What do you think about the vaccine rollout so far?
“I don’t know about for your country, but here it’s going pretty slow. It’s been heartbreaking to see these very old people who’ve felt unsafe for almost a year now. But when they get the vaccine, it gives them back their hopes. They can see their families and meet their grandchildren again.
“But I think we could do a better job. I think we need to produce faster and more. Across the world I think we should do everything to get these vaccines to everybody.”
Will the J&J vaccine help with that?
“Yes. With our vaccine, one shot is enough. It’s great for people in remote areas, because they won’t have to come back after three, four weeks. It can be transported at more favourable temperatures than some of the others. Not saying it shouldn’t be rolled out in the Western world, but I think it has potential to be rolled out in more challenging areas of the world especially, to bring the vaccine to everybody.”
Have you had your vaccine?
“No! It’s funny, people say it’s not fair because I’ve worked on it all year. But I think it is fair. Because everybody is dealing with this crisis. Everybody wants to be vaccinated. I think it makes complete sense that the people who need it the most get vaccinated first. My only risk factor is my 20-year-old son, and I tell him every day to be careful. I’m not at high risk for contracting the virus, so those who are should be vaccinated first.”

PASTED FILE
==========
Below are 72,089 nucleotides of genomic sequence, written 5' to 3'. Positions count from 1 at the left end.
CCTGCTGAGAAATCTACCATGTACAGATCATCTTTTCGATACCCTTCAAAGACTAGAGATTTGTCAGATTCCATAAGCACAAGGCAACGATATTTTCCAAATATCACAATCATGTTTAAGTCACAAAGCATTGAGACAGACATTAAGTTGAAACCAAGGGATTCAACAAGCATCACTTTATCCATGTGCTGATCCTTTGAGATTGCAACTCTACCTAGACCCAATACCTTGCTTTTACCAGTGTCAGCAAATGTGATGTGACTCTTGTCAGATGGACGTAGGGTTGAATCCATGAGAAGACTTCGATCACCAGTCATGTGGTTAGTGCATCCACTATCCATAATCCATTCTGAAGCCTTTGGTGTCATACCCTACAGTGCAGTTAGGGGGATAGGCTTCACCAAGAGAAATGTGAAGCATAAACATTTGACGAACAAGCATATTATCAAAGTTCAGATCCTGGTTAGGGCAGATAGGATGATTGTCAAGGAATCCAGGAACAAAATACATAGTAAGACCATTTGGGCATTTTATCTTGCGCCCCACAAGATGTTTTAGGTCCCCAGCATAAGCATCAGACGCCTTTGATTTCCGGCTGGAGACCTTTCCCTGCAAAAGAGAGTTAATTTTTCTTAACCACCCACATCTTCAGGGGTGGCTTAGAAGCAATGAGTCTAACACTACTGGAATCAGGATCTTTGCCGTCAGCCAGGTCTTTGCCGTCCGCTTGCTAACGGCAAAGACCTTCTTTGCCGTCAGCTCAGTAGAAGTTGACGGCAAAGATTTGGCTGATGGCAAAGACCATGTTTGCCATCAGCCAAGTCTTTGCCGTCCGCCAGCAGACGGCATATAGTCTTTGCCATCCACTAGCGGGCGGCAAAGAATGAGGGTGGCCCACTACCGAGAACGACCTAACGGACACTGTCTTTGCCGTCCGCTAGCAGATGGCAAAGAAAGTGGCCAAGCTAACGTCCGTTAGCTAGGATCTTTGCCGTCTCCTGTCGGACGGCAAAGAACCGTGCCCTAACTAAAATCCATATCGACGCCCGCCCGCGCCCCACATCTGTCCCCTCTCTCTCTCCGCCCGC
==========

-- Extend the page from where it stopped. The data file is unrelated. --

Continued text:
Once the process of getting this vaccine authorised is finished, what will you do next? I know you’ve worked in the past on other therapeutic vaccine candidates, like HIV, Ebola, and HPV. Will you go back to that work or focus on new generations of COVID-19 vaccines?
“I’ll do both. I’m so proud of teams that have kept our other vaccine programs going. Our Ebola program is doing well. But we’re also working on next generation COVID-19 vaccines. We need to figure out: Do we need to do an update for the lineages circulating now? As a virologist, I believe there’s an end to what a virus can do mutation-wise. It still needs to bind to its host. The less the virus spreads, it will stop the emergence of new lineages which will get us out of this crisis. At a certain point, a virus needs to accept that it will be neutralised by antibodies and can’t escape any more. But we’re figuring out what our next steps will be.”
Last time we talked, you said when this was all over, you were going to the Alps to hike. Do you think that will happen for you this year? Do you have hope that life will be normal enough for us all to do things like that in the next year?
“Yes, I have two friends, and we said on New Year’s Eve of this year that we’re definitely going to go camping there this year. We’ll do it unless we cannot, due to COVID restrictions. But it’s my hope that we’ll have more immunity so that everybody can move around a little bit more. I’m so ready to hike and think of nothing for at least a week.”
This interview has been condensed for length and clarity.